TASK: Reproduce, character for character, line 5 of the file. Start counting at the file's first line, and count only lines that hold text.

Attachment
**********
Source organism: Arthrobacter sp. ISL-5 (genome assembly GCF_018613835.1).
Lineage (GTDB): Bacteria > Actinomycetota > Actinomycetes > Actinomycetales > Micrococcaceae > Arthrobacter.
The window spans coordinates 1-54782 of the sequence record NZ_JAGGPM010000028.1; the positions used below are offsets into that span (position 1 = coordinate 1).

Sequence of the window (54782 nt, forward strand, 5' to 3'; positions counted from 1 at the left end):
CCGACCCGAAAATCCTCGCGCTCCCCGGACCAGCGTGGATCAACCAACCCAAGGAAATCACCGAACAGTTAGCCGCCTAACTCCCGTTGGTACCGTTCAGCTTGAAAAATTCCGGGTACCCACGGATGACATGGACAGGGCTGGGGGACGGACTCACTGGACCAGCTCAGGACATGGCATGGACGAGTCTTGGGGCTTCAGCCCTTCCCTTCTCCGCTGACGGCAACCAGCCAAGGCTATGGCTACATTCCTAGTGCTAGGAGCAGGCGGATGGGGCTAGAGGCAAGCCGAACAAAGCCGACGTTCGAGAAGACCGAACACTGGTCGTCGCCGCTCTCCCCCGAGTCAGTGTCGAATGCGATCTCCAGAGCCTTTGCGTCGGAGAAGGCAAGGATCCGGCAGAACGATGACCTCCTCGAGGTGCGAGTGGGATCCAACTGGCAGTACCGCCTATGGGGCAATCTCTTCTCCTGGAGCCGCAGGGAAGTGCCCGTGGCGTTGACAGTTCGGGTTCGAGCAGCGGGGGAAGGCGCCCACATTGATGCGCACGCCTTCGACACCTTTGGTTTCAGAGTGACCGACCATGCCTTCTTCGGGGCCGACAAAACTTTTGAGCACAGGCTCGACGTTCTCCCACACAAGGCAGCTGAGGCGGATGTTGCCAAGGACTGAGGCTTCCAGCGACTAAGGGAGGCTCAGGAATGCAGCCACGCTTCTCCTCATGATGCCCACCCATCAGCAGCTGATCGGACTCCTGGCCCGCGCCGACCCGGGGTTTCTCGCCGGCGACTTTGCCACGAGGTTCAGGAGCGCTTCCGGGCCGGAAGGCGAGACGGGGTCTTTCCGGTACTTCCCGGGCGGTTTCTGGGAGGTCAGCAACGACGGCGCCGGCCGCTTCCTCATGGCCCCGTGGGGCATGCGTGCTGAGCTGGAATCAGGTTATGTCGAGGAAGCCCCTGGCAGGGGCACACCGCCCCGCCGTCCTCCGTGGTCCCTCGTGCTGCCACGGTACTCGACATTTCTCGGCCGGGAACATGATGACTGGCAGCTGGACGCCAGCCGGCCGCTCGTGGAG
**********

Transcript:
CCGACCCGAAAATCCTCGCGCTCCCCGGACCAGCGTGGATCAACCAACCCAAGGAAATCACCGAACAGTTAGCCGCCTAACTCCCGTTGGTACCGTTCAGCTTGAAAAATTCCGGGTACCCACGGATGACATGGACAGGGCTGGGGGACGGACTCACTGGACCAGCTCAGGACATGGCATGGACGAGTCTTGGGGCTTCAGCCCTTCCCTTCTCCGCTGACGGCAACCAGCCAAGGCTATGGCTACATTCCTAGTGCTAGGAGCAGGCGGATGGGGCTAGAGGCAAGCCGAACAAAGCCGACGTTCGAGAAGACCGAACACTGGTCGTCGCCGCTCTCCCCCGAGTCAGTGTCGAATGCGATCTCCAGAGCCTTTGCGTCGGAGAAGGCAAGGATCCGGCAGAACGATGACCTCCTCGAGGTGCGAGTGGGATCCAACTGGCAGTACCGCCTATGGGGCAATCTCTTCTCCTGGAGCCGCAGGGAAGTGCCCGTGGCGTTGACAGTTCGGGTTCGAGCAGCGGGGGAAGGCGCCCACATTGATGCGCACGCCTTCGACACCTTTGGTTTCAGAGTGACCGACCATGCCTTCTTCGGGGCCGACAAAACTTTTGAGCACAGGCTCGACGTTCTCCCACACAAGGCAGCTGAGGCGGATGTTGCCAAGGACTGAGGCTTCCAGCGACTAAGGGAGGCTCAGGAATGCAGCCACGCTTCTCCTCATGATGCCCACCCATCAGCAGCTGATCGGACTCCTGGCCCGCGCCGACCCGGGGTTTCTCGCCGGCGACTTTGCCACGAGGTTCAGGAGCGCTTCCGGGCCGGAAGGCGAGACGGGGTCTTTCCGGTACTTCCCGGGCGGTTTCTGGGAGGTCAGCAACGACGGCGCCGGCCGCTTCCTCATGGCCCCGTGGGGCATGCGTGCTGAGCTGGAATCAGGTTATGTCGAGGAAGCCCCTGGCAGGGGCACACCGCCCCGCCGTCCTCCGTGGTCCCTCGTGCTGCCACGGTACTCGACATTTCTCGGCCGGGAACATGATGACTGGCAGCTGGACGCCAGCCGGCCGCTCGTGGAG